Since starting our firm, we have been very fortunate. We have been able to do what we enjoy most: represent individuals who are facing or dealing with criminal charges in federal court. Although most of the work that we do is here in federal district court in Atlanta, we have handled federal matters in a host of other areas, including Savannah, Macon, Columbus, North Florida, Tennessee, North and South Carolina, and a number of other jurisdictions. For the most part, we handle serious white collar criminal matters. Truth be told, however, we enjoy doing anything and everything in federal court.
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Ellen Podgor over at the White Collar Crime Prof Blog recently pointed out a significant decision out of the Ninth Circuit involving the federal mail fraud statute which could be helpful to those of us that handle white collar cases in federal court. Specifically, in United States v. Phillips, Judge Rackoff, writing for the panel and sitting by designation as a visiting judge, reversed the defendant’s mail fraud conviction, concluding that the Government failed to prove that the mail system was used for the purpose of executing the scheme at issue.

The facts in Phillips were relatively unremarkable. In essence, Phillips executed a scheme in which he improperly used company funds to purchase a $10,000 watch for himself. After he paid for the watch, the jeweler mailed the watch to Phillips. In prosecuting him for mail fraud, the Government attempted to use the mailing of the watch to Phillips to satisfy the mailing requirement of the federal mail fraud statute. After he was convicted at trial, Phillips appealed and argued that the mailing of the watch was not in furtherance of the fraudulent scheme to defraud his company, and that he was instead simply using the money he obtained from his company to purchase a watch.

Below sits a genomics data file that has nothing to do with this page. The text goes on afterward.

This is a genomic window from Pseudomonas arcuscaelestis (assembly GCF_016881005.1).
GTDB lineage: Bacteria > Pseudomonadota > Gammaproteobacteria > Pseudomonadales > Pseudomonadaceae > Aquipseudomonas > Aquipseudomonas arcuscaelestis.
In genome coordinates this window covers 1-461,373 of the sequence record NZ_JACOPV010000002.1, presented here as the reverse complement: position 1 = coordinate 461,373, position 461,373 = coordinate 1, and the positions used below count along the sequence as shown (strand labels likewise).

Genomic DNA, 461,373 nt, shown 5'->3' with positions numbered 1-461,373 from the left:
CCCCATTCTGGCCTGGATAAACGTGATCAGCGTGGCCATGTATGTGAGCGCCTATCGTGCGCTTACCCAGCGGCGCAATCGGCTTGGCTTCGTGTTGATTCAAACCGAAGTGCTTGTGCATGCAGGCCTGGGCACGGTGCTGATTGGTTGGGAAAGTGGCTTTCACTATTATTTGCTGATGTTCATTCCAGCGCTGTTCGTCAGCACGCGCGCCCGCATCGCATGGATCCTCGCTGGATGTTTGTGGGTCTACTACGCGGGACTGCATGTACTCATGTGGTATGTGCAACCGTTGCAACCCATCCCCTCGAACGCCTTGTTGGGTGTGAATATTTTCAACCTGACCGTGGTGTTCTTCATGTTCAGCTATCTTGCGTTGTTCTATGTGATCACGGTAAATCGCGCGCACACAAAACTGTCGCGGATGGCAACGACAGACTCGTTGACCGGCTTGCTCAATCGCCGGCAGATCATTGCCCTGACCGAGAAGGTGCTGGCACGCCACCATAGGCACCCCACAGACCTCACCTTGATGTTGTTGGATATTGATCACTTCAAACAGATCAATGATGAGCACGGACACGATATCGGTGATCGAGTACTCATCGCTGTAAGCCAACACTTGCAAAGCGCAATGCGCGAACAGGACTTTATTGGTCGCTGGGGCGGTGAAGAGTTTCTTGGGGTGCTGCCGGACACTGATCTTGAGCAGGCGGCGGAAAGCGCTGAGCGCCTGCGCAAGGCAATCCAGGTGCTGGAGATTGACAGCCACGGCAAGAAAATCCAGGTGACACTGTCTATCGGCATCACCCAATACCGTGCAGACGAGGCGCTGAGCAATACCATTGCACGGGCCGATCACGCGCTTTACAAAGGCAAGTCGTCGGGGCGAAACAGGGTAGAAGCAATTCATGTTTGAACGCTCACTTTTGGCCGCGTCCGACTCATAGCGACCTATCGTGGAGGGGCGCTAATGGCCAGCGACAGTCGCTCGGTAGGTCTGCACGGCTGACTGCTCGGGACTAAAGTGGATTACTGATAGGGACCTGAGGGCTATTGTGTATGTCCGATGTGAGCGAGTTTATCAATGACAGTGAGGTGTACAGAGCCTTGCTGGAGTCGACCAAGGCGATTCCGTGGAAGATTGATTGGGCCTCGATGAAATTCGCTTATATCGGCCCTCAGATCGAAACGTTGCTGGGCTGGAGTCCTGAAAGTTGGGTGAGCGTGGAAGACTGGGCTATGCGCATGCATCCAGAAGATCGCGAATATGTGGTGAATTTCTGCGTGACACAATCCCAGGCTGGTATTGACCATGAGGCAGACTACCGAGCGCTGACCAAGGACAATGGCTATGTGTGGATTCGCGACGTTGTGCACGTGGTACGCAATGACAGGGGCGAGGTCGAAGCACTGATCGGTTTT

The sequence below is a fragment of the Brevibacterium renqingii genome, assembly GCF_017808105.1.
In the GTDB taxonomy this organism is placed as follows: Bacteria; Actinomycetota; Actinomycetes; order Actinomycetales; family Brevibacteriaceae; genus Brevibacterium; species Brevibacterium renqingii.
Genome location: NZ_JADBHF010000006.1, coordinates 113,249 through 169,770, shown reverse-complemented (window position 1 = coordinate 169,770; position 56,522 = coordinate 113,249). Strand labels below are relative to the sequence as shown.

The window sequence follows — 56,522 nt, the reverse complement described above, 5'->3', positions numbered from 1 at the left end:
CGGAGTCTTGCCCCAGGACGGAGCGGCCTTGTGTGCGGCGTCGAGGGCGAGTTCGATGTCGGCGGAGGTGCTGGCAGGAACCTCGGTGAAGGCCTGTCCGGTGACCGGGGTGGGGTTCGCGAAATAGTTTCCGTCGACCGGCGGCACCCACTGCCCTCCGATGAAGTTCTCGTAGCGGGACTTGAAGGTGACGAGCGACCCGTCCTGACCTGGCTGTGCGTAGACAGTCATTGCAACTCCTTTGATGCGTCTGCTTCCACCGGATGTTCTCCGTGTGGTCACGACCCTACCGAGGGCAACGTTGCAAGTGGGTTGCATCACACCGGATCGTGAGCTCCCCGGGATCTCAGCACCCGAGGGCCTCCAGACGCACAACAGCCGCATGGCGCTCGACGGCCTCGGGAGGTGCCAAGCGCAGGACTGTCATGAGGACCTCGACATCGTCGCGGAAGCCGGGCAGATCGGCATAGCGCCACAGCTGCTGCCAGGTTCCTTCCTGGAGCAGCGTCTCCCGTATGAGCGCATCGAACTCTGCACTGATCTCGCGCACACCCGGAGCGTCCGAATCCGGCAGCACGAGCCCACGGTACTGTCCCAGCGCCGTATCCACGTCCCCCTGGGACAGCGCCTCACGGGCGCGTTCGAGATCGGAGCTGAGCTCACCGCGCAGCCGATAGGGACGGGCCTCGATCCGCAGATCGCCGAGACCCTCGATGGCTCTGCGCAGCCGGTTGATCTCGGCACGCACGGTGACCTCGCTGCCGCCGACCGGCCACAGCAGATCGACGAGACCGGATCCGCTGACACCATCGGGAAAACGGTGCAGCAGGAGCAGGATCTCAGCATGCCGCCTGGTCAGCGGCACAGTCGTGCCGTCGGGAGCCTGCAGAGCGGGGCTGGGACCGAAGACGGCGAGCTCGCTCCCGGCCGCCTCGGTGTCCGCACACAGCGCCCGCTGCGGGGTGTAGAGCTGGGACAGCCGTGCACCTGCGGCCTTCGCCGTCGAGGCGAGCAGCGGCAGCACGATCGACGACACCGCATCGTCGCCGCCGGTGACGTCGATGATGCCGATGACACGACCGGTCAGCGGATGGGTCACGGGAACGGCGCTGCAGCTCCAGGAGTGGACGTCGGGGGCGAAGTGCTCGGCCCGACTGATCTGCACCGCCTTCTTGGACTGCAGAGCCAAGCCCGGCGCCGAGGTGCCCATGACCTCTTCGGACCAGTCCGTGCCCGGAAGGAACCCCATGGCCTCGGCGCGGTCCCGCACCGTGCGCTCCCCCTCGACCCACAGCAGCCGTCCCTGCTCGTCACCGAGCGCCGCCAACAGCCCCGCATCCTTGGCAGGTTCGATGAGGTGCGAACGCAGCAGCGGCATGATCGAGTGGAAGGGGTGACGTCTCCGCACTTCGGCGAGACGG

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Earlier today, the Department of Justice issued a press release announcing that it reached an agreement with BP Oil in which BP agreed to plead guilty to a number of federal criminal violations. More specifically, according to the press release, BP has agreed to enter guilty pleas to violations of various federal criminal statutes involving the Clean Water Act, the Migratory Bird Treaty Act, Obstruction of Congress, and a number of even more obscure federal criminal laws pertaining to the Seaman’s Manslaughter Act. In addition to agreeing to plead guilty to these federal criminal offenses, BP also agreed to pay $4.5 billion, including $1.3 billion in criminal fines. At a press conference announcing the resolution of these federal criminal charges, Attorney General Eric Holder stated that “[t]his marks the largest single criminal fine and the largest total criminal resolution in the history of the United States.”